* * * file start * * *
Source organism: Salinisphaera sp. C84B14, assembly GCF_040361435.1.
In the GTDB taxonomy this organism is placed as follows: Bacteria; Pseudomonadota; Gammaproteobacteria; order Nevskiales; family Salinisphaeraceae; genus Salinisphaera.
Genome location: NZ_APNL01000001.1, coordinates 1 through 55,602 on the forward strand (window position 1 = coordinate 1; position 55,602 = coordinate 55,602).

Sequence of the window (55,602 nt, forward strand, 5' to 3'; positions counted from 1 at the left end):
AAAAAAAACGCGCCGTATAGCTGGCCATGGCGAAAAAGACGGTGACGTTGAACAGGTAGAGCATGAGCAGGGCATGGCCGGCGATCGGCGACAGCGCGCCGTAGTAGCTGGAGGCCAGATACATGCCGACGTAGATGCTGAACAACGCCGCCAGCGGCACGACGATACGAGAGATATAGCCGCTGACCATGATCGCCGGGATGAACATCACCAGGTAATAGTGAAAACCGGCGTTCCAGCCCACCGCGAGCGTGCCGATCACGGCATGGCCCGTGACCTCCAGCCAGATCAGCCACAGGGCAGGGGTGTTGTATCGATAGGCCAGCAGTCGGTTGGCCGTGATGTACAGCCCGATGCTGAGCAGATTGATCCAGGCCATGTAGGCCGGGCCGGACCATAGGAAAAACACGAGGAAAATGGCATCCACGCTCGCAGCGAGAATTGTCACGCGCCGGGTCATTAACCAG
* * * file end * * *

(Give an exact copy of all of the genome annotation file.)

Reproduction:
Source organism: Salinisphaera sp. C84B14, assembly GCF_040361435.1.
In the GTDB taxonomy this organism is placed as follows: Bacteria; Pseudomonadota; Gammaproteobacteria; order Nevskiales; family Salinisphaeraceae; genus Salinisphaera.
Genome location: NZ_APNL01000001.1, coordinates 1 through 55,602 on the forward strand (window position 1 = coordinate 1; position 55,602 = coordinate 55,602).

Sequence of the window (55,602 nt, forward strand, 5' to 3'; positions counted from 1 at the left end):
AAAAAAAACGCGCCGTATAGCTGGCCATGGCGAAAAAGACGGTGACGTTGAACAGGTAGAGCATGAGCAGGGCATGGCCGGCGATCGGCGACAGCGCGCCGTAGTAGCTGGAGGCCAGATACATGCCGACGTAGATGCTGAACAACGCCGCCAGCGGCACGACGATACGAGAGATATAGCCGCTGACCATGATCGCCGGGATGAACATCACCAGGTAATAGTGAAAACCGGCGTTCCAGCCCACCGCGAGCGTGCCGATCACGGCATGGCCCGTGACCTCCAGCCAGATCAGCCACAGGGCAGGGGTGTTGTATCGATAGGCCAGCAGTCGGTTGGCCGTGATGTACAGCCCGATGCTGAGCAGATTGATCCAGGCCATGTAGGCCGGGCCGGACCATAGGAAAAACACGAGGAAAATGGCATCCACGCTCGCAGCGAGAATTGTCACGCGCCGGGTCATTAACCAG